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Newes from the Dead Paperback – July 6, 2010
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From School Library Journal
Grade 8 Up—A grabber of a premise: It's England, 1650, and as the dissection of an ill-fated 22-year-old servant woman newly unstrung from the gallows begins, the participants detect the cadaver's eyes flickering. Hooper alternates perspective from Anne (the not-actually-dead corpse), who flashes back to explain how she ended up there, to that of a young intellectual attendee of the dissection, a sympathetic stutterer named Robert. Anne's story, rife with gruesome scenes of Puritan-era life (e.g., a rat-infested prison, a bloody miscarriage in a dirty privy) trumps Robert's drier account of the discourse among various distinguished intellectuals of the day, unless readers are well versed in the period's historical details (e.g., when Christopher Wren is teased for his poor poetry). The resulting back-and-forth of the two narrators makes for a poorly paced read, but the pervasive sense of injustice and indignity is vibrant enough to buoy readers through to the unexpectedly positive ending. Loosely based on a true story—hence the title, taken from broadsides published at the time—with a decidedly unromantic view of the era, this is a must-read for teens learning about Cromwell and the Puritan revolution, or for young feminists who appreciate narratives about the treatment of women in history.—Rhona Campbell, Washington, DC Public Library
Copyright © Reed Business Information, a division of Reed Elsevier Inc. All rights reserved. --This text refers to an out of print or unavailable edition of this title.
“Newes from the Dead” was the name of a pamphlet that circulated in England in 1650 after a teenage housemaid, hanged for the crime of infanticide, awoke on the dissecting table. Hooper uses this case as the basis for a historical mystery that is creepy in the best Edgar Allen Poe tradition, as well as thought-provoking about sexual harassment and abuse. The story opens in a coffin, as the reader listens in on poor Anne’s frantic coming-to-terms with where she is and how she got there: her days as a servant, her seduction by a young lord, the accusation of murder. Anne’s thoughts, from coffin to dissecting table, are juxtaposed with a third-person narrative, centering on a nervous young surgeon who is on hand to witness and assist in the young woman’s dissection. Hooper explains that surgeons were allowed to conduct autopsies on criminals, and it's just such intriguing tidbits of Cromwellian history that add heft to this suspenseful novel. Give this to readers who prefer their historical mysteries straight up—without an overlay of fantasy. Grades 9-12. --Connie Fletcher --This text refers to an out of print or unavailable edition of this title.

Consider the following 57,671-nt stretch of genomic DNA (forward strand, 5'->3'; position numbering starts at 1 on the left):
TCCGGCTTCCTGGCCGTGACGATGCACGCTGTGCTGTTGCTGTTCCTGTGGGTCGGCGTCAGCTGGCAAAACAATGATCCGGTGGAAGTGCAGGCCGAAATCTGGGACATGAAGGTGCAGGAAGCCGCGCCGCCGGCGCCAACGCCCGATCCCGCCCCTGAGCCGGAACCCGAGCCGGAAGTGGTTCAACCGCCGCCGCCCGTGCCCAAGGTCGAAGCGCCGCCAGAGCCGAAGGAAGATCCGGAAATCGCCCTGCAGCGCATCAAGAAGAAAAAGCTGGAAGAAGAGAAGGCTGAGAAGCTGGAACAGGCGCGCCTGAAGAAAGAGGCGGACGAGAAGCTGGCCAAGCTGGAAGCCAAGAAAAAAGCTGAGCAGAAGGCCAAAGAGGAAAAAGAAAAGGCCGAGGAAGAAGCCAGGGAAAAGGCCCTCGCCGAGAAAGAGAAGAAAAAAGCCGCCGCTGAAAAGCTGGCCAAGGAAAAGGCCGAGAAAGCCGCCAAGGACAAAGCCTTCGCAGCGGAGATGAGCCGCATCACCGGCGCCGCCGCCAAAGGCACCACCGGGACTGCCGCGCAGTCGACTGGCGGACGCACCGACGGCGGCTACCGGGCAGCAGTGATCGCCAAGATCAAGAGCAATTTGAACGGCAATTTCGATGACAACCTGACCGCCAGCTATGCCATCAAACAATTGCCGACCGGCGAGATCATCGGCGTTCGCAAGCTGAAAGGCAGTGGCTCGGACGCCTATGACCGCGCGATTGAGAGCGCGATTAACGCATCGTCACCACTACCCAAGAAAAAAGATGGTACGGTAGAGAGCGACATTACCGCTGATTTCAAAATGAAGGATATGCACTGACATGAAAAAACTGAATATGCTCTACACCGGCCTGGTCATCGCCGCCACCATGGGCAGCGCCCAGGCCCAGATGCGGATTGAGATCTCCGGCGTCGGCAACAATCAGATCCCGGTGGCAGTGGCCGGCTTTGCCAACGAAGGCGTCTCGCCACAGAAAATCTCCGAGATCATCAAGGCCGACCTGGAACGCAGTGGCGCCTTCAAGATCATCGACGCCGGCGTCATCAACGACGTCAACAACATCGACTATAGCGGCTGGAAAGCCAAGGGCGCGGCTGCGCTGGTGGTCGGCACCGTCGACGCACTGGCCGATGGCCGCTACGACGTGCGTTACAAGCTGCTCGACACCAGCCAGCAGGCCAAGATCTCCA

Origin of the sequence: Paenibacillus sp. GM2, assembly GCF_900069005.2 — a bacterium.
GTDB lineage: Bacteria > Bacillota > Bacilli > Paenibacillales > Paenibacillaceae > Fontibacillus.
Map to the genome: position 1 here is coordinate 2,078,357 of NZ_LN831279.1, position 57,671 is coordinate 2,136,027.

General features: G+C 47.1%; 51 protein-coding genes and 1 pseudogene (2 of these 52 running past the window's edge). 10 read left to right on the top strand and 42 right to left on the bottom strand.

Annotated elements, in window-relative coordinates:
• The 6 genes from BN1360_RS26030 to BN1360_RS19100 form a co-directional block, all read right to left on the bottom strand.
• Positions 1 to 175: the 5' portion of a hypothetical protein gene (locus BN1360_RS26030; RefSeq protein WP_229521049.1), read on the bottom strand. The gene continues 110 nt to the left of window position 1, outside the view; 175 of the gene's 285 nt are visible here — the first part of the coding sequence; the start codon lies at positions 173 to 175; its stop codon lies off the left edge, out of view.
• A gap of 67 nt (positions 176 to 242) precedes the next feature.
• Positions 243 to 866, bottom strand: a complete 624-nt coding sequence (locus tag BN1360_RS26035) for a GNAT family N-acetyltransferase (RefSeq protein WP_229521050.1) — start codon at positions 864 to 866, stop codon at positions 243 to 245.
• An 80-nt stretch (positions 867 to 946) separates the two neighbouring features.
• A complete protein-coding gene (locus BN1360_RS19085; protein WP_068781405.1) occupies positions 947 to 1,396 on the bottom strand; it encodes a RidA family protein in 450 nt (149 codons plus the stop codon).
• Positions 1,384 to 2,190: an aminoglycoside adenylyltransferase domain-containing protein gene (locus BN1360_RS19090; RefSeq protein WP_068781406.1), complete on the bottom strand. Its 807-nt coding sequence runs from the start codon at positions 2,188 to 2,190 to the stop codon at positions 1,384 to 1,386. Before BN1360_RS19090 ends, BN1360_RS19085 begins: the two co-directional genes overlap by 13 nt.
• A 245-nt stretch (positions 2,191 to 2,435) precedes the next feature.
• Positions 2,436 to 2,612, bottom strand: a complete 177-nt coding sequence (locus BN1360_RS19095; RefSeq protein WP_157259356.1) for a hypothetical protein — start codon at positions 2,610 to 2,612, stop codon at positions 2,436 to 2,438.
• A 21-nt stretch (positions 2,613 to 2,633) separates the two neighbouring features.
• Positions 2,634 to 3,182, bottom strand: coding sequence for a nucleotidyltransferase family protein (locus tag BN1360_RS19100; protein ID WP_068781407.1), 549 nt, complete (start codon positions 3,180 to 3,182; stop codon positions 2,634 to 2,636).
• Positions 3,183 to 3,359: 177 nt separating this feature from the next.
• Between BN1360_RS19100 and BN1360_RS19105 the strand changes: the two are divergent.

Top customer reviews
Welcome to the story of Anne, a story that just happened to be based on real events.
I picked this book because xxxx mentioned it as one book that hasn't received enough attention but should. I TOTALLY agree with you Brandi.
I am not going to tell you why Anne was hanged, you need to read the book to find out by yourself :-)
After Anne was hanged, her body was to be dissected for medical studies. However, just when the first incision on Anne's body is about to be made, Anne's eyelids move... or so is though by everyone in the room.
How could she not be dead after she was hanged? What follows is an intense and funny set of procedures to determine if, in fact, Anne's body and soul are still on this world or the other.
Oh! Newes from the dead is lovely! I enjoyed every single moment of the story. Granted, I was mad at Anne for believing her master but, it's not much that she believed him but that she chose to do so.
Back to the writing, Hooper hypnotized me with her style. It was never too much, or too little but just perfect.
The ending: not a typical happy ending if you call it a happy ending at all. Since the story is based on the real life of Anne, it ended the way, I guess, it did centuries ago.
Most recent customer reviews
Anne wake up in a dark space.Read more